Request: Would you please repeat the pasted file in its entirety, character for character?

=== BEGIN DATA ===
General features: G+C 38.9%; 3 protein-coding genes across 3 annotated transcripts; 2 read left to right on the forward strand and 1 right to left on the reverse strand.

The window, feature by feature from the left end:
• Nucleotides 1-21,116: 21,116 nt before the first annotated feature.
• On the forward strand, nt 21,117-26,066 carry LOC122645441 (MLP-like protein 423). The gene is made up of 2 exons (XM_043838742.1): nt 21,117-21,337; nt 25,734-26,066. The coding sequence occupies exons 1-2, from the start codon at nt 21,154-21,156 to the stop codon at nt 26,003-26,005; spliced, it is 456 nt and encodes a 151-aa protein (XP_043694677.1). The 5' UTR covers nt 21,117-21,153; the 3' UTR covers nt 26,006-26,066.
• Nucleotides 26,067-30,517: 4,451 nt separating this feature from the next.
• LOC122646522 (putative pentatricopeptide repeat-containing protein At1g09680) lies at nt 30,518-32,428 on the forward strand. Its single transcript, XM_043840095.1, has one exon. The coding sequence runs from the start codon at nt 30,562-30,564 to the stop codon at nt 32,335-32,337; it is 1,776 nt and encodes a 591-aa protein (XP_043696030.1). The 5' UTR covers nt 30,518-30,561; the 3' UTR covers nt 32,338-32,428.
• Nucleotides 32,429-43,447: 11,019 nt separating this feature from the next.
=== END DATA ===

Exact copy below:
General features: G+C 38.9%; 3 protein-coding genes across 3 annotated transcripts; 2 read left to right on the forward strand and 1 right to left on the reverse strand.

The window, feature by feature from the left end:
• Nucleotides 1-21,116: 21,116 nt before the first annotated feature.
• On the forward strand, nt 21,117-26,066 carry LOC122645441 (MLP-like protein 423). The gene is made up of 2 exons (XM_043838742.1): nt 21,117-21,337; nt 25,734-26,066. The coding sequence occupies exons 1-2, from the start codon at nt 21,154-21,156 to the stop codon at nt 26,003-26,005; spliced, it is 456 nt and encodes a 151-aa protein (XP_043694677.1). The 5' UTR covers nt 21,117-21,153; the 3' UTR covers nt 26,006-26,066.
• Nucleotides 26,067-30,517: 4,451 nt separating this feature from the next.
• LOC122646522 (putative pentatricopeptide repeat-containing protein At1g09680) lies at nt 30,518-32,428 on the forward strand. Its single transcript, XM_043840095.1, has one exon. The coding sequence runs from the start codon at nt 30,562-30,564 to the stop codon at nt 32,335-32,337; it is 1,776 nt and encodes a 591-aa protein (XP_043696030.1). The 5' UTR covers nt 30,518-30,561; the 3' UTR covers nt 32,338-32,428.
• Nucleotides 32,429-43,447: 11,019 nt separating this feature from the next.